Friday, February 3, 2017

Refugees

(all illustrations are from the featured book)
Today’s PBT feature book is the latest I’ve shared about refugee children and their families. In the wake of recent political events, people in your faith communities may benefit from hearing stories of refugees and discerning their appropriate responses to the issues and to families who immigrate.
Picture Book Theology is perfect for exploring potentially contentious issues across age groups because people feel comfortable and nostalgic around picture books. Also, sometimes people are wary (and weary) of information from the internet or other media outlets. Picture books are a nice change. No matter your sources, always connect the story or information to the ideals of scripture and your faith traditions and encourage faithful and respectful questions and responses.
You’ll find the other PBT posts where I featured several books each about refugees [here] and [here]. The book I featured about Jesus’ family and their refuge experience is the 2nd book posted about [here.] Choose wisely. These stories have power. And listen empathically to the concerns of people on all sides of this issue.
Also, I just heard an excellent interview about this issue and the political differences within churches. Adam Hamilton, pastor at The United Methodist Church of the Resurrection spoke with NPR. Find it [here]. My church just happened to be finishing this past Sunday a sermon series called Refuge, planned months ago. For that series, we placed 2 identical banners on our church which have received lots of attention. Check out an article and photo of our banner [here]. Now today's wonderful story:

Picture Book: My Name is Sangoel
Author: Karen Lynn Williams & Khadra Mohammed
Illustrator: Catherine Stock
Summary: Sangoel is a young Somali refugee who has been living in a refugee camp. 
While saying goodbye before he leaves to immigrate, his wise mentor reminds Sangoel to be proud of his name, the Dinka name of many of his ancestors. “You will be Sangoel even in America.” 
Sangoel waves a final goodbye to his friends and gets on a “sky boat” that takes him, his mother, and sister to America. 
In the airport, they are amazed by the people, their pace, the noise, and all there is to see. After seeing Sangoel’s name on a poster, they meet Mrs. Johnson. 
She greets them and has trouble pronouncing Sangoel’s name which is both his sir name and family name. 
They are taken to their new apartment where they are again amazed by the stove and TV. As Sangoel transitions to new environments (their apartment,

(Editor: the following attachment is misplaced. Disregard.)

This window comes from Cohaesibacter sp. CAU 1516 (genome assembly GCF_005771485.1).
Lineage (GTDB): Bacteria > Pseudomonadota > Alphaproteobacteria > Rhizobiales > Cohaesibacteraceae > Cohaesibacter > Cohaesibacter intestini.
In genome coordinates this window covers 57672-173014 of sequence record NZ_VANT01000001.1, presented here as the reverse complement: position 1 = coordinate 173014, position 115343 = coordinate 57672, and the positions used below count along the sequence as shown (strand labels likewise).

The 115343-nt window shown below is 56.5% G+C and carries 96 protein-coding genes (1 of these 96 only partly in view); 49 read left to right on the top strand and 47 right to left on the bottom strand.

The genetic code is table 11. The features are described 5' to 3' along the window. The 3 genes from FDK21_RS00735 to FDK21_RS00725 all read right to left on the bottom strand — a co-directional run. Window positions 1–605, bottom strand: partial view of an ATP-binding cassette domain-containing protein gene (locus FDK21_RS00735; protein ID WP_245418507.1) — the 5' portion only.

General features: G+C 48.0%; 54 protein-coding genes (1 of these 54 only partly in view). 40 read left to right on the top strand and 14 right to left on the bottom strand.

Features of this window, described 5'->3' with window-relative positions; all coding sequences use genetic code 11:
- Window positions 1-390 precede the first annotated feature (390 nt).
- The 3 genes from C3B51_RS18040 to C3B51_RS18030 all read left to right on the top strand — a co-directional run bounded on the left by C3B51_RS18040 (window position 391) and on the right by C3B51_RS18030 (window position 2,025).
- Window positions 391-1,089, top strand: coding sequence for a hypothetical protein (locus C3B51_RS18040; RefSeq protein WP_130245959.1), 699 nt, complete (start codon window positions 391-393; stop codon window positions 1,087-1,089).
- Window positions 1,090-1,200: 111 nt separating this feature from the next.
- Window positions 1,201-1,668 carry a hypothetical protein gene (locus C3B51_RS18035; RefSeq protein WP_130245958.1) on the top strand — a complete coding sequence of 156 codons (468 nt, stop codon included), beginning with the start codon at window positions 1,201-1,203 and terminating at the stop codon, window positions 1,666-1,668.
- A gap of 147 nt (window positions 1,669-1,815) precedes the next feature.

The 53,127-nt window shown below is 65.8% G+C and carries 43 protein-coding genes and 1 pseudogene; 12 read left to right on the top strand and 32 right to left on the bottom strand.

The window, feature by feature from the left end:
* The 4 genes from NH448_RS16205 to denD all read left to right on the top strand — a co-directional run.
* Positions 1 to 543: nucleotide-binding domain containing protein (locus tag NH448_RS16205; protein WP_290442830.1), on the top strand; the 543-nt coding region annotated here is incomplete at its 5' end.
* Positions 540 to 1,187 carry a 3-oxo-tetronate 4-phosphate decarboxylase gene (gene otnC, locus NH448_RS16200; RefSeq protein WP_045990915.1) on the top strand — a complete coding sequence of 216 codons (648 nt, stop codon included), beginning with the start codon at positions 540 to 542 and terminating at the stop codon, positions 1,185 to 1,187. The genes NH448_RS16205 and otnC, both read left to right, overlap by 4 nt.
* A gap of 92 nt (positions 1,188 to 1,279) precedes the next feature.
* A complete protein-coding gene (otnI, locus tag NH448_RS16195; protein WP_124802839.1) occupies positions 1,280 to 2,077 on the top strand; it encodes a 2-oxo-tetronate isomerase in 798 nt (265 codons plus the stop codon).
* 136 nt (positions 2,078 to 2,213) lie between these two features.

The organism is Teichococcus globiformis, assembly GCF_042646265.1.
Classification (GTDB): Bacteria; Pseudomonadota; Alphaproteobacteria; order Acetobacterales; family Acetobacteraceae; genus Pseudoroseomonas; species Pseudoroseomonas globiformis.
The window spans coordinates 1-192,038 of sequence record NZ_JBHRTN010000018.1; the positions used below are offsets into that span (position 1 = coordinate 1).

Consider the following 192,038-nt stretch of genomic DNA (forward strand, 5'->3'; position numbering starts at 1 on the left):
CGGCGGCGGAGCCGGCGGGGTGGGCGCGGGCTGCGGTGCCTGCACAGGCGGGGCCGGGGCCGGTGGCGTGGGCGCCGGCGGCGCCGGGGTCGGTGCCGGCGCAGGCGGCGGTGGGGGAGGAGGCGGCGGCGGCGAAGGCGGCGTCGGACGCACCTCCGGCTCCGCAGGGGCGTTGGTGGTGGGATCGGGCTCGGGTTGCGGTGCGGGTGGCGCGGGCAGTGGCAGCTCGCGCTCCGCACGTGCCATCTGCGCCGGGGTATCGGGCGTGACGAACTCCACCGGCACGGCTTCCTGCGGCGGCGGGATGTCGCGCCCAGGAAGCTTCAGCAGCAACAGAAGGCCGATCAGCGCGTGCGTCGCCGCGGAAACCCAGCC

the doctor’s office,
school, 
and soccer) 
people are not able to correctly pronounce "Sangoel." This disturbs him until he comes up with an ingenious way for others to remember how to pronounce his name. 
He finds a white shirt from the used clothes and toys he has been given, and creates a code for pronouncing his name. 
At school, Sangoel’s code is popular and other children spontaneously begin creating codes for their own names. Can you decipher their codes?
The teacher is pleased and encourages this creativity and compliments Sangoel on his name. He explains the importance of his name and declares that he is Sangoel, even in America.
Hanna’s Comments: Besides the obvious connections this story makes to biblical themes of practicing hospitality, immigration, and refugees, there is an opportunity to explore the importance of names, another biblical theme. I thought of the concept of dignity as I read this book. The pronunciation of Sangoel’s name seems to be crutial to his dignity and pride.  There is an Author’s Note in the back of the book about the Dinka traditional names and the experiences of many refugees.
Original Publisher & Date: Erdman’s, 2009
Age & Grade Appropriateness: 6 and up, 1st and up
Formats other than Book: None at present 
Scripture Connections: All are created in God’s image (Genesis 1:27); when a stranger sojourns with you in your land, you shall not do him wrong…(Leviticus 19:33-34); strength and dignity are her clothing (Proverbs 31:25); … I was a stranger and you welcomed me (Matthew 25:35); you are all one in Christ Jesus (Galatians 3:28); do not neglect to show hospitality to strangers (Hebrews 13:2)
Idea(s) for Application: Read this book to a group in your faith family when considering the issues of immigration & refugees and the practice of hospitality.